Going into our next leg was something we weren’t excited about and can not to be taken lightly. Driving back over the Alaska Highway and particularly on the long stretch from Tok was jarring, tortuous and induced crankiness and a few expletives due to the many remaining un-repaired frost heaves. (Frost heaves are still an unresolved problem.) We learned from the first time driving here in June that going 6 long hours and 226 miles of rough road in one way was not a great idea for us and Betsy. So we sliced this stretch into three manageable segments.
Sure enough, after two months the highway had improved very little. It was quite funny that right after crossing the border into Canada, the road deteriorated very quickly. Our average driving was 15 mph for the gravel road and 30-35 between the frost heaves, dips, rough pavement and potholes. We were really slooooow, and that is the key thing to preserve Betsy from any damage. We heard from other adventurers that a few RV ‘s encounter issues along this stretch. We dont want this to happen to Betsy now that we are winding down our trip. A note to other adventurers – don’t let us scare you – a 40 ft RV towing a car will get tossed around much more (and possibly damaged) by frost heaves than a smaller, more nimble class-C motorhome or a trailer. Most people can drive this stretch of the road more easily and faster than we could.
The only thing that remained unchanged on this stretch was the beauty of the scenery which Steve unfortunately could not really enjoy as he focused on the road. Fall colors on the mountains and flowers along the highway are now starting to emerge.
The second time around brought us back into the history of the Alaska Highway and these are areas we missed the first time in June.
Our first stop was White River RV park in the Yukon Territory situated next to an airstrip and we stayed for two nights. Bob and Amanda are both great park owners and made us comfortable while we were there. In fact Bob, who is a history buff and collects antiques and artifacts, gave us a free private tour . He rounded up a few guests and off we went on his 1942 Dodge group hauler – which was originally used during the Alaska highway construction. This guy is quite a character and drove his truck literally over shrubs and small trees! He pointed out the remains of equipment and tools used during the highway contraction, which were literally just left behind when the project was completed. He took us to the White River and showed us the original Alaska highway as it was in 1942. As you may recall from our previous blog, the Alaska highway was built and completed in just under 10 months for military purposes. But it wasn’t the road we drive on now, it was basically just a bulldozed single lane road built over the top of timbers and gravel. It is amazing to learn about how tough those people were who completed such a massive project.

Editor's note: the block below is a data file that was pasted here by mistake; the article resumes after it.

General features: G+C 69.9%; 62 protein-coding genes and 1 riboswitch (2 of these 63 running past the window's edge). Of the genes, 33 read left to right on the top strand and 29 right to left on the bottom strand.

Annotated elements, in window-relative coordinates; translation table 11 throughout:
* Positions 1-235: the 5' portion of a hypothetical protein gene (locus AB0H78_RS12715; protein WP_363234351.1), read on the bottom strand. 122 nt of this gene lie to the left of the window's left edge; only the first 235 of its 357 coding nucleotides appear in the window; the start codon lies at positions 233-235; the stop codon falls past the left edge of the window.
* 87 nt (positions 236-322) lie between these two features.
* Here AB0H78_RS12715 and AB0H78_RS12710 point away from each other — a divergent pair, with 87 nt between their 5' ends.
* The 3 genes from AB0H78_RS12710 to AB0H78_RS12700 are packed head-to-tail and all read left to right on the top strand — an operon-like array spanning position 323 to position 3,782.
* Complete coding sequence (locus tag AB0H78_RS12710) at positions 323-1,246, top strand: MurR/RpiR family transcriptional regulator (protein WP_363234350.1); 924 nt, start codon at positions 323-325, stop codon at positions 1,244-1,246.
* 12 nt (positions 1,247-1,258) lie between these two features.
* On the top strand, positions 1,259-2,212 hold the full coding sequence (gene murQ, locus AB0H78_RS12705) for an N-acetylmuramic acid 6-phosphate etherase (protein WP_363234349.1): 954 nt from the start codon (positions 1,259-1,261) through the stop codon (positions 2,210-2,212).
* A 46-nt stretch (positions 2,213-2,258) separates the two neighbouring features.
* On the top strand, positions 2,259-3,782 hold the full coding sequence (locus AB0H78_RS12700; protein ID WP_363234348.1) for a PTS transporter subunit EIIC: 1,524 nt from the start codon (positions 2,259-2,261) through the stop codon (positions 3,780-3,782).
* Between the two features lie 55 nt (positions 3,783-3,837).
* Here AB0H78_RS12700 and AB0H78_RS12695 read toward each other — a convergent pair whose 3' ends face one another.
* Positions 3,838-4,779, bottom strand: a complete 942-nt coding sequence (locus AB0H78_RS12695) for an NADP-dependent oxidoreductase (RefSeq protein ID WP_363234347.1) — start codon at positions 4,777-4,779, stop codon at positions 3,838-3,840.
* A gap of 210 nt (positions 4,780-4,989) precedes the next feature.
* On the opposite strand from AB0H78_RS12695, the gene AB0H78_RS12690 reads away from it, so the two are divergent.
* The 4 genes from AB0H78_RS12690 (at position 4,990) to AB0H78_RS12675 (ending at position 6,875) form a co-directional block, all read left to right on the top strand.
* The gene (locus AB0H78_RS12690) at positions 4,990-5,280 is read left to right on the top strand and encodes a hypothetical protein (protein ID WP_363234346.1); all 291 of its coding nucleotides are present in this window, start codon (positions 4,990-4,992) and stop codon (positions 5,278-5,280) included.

Our second 2-night stop was at the Cottonwood RV Park, situated along fabulous Kluane Lake. The park afforded us with stunning views of the lake, which is the longest in the Yukon at 43 miles long. Forget Tahoe, these lakes are huge! Five miles from the park is Soldier’s Summit at Mile 1053, where the highway was officially dedicated and opened on Nov 20, 1942, on a brisk -35 degree day. Did I say these people were tough? While we were there, a convoy of historic military vehicles pulled into the parking lot. We learned that they are currently celebrating the 70th anniversary of the Alaska Highway by driving it in original military convoys. Very cool!
Now the topper for Steve – we saw the Northern Lights!!! Bob at the White River Park mentioned that the Aurora Borealis lights are now visible as it is getting darker in August. We were so upset that we had missed them, so we set our alarm clock for 1:00am the next night to see for ourselves. Unfortunately the clouds were moving in so it was not to be. We tried again the following night but there was a storm moving through. Then on our first night at Cottonwood, Steve got up at 2:00am and there they were! Fantastic glowing flames of green dancing light shooting across the sky. We were prepared to come all the way back to Fairbanks this winter just to see the lights, but got extremely lucky on the 23rd and it was a good show. Check that one off the bucket list!
The last stop on this segment was the provincial campground at Million Dollar Falls, where we dry-camped for two days. Here we met two women, Nancy(Birdie) and Liz driving their own RV’s alone. We first talked to them at Kenny Lake then met again at Cottonwood RV Park and then here at the campground. We think they are quite adventurous and brave to be driving alone even if they were a part of a bigger group of women(Womenrv.com/fprum).
Our next and final stop here will be Haines, our jump off point to explore Southeast Alaska.